Frontline airport workers like cabin cleaners, baggage handlers, skycaps, wheelchair agents, security personnel, cargo handlers, and ramp workers help keep airports running. Yet many of these workers—largely women and people of color—are still underpaid, not provided adequate affordable healthcare, and offered little to no paid time off or sick days. Many aviation service job postings currently available advertise pay rates under $15 an hour, some as low as $8.20.
During the pandemic, airlines received $54 billion in our public dollars in payroll assistance, on top of another $25 billion in low cost loans. This aid was supposed to go toward protecting good jobs and keeping the industry afloat, but it doesn’t seem like airlines have kept up their end of the bargain.
Instead of prioritizing good jobs, airlines rewarded CEOs and shareholders. In 2020, the CEOs of the four largest US airlines were paid $5,000 an hour, on average.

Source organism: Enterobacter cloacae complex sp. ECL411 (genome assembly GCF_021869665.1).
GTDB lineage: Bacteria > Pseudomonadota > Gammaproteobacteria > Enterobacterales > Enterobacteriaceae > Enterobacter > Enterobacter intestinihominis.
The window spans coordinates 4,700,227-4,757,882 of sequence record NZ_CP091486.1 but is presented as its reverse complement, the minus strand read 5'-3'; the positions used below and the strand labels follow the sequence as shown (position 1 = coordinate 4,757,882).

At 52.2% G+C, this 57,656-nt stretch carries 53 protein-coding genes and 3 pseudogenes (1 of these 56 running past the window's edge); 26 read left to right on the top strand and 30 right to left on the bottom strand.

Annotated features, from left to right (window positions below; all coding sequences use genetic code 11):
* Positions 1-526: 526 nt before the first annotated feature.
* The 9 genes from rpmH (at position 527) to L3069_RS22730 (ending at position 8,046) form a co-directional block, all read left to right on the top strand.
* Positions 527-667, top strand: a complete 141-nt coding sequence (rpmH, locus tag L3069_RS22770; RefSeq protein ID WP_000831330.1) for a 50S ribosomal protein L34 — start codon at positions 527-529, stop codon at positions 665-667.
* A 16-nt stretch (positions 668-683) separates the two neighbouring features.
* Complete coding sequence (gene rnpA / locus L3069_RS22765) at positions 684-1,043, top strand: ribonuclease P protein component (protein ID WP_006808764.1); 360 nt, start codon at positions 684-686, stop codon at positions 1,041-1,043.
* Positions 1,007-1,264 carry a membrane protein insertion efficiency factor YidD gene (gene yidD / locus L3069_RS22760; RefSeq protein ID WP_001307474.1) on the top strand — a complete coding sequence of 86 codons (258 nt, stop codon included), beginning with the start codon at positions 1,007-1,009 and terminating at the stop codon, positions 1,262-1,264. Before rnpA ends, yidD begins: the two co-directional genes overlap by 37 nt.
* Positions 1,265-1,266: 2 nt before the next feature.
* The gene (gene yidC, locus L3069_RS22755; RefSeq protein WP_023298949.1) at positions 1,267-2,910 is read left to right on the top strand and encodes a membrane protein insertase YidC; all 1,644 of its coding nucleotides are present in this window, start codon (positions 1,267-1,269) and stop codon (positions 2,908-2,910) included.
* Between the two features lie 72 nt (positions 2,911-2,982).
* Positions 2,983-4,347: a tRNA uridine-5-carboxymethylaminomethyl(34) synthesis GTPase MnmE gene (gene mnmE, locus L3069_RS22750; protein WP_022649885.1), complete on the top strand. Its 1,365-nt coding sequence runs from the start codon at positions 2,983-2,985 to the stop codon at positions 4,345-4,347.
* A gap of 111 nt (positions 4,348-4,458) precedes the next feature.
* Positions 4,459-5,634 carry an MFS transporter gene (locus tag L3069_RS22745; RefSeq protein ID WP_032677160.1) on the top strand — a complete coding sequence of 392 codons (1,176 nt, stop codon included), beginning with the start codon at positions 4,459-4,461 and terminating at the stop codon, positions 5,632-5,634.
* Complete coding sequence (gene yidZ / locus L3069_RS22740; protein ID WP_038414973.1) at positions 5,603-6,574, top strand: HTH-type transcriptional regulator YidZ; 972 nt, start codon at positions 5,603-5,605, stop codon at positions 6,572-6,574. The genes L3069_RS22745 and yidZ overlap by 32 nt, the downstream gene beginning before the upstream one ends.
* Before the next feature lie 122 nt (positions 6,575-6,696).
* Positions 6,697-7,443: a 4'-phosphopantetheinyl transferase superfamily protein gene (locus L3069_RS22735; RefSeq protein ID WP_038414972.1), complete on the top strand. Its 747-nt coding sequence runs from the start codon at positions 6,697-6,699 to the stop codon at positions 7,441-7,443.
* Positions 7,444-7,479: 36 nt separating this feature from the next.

Across the country, airlines have also opposed efforts to raise standards for airport workers. Airlines for America, a powerful aviation trade association with significant lobbying activities, has opposed local efforts to raise standards for airport workers in Minneapolis-St. Paul, Chicago, Washington, D.C., New York and New Jersey, San Francisco, and Los Angeles, often strong-arming local elected bodies with the possibility of fewer flights if they support airport workers.
Too much has been sacrificed to allow airlines to return to profitability on the backs of the Black, Brown, AAPI and immigrant airport workers who put their safety on the line during the pandemic. It’s clear that airlines have the ability — and the responsibility — to end inequity in their networks, yet they continue to treat critical airport jobs as dispensable. The result is deep inequity and under-trained and underprepared frontline workers, which ultimately puts airports, passengers and communities at risk.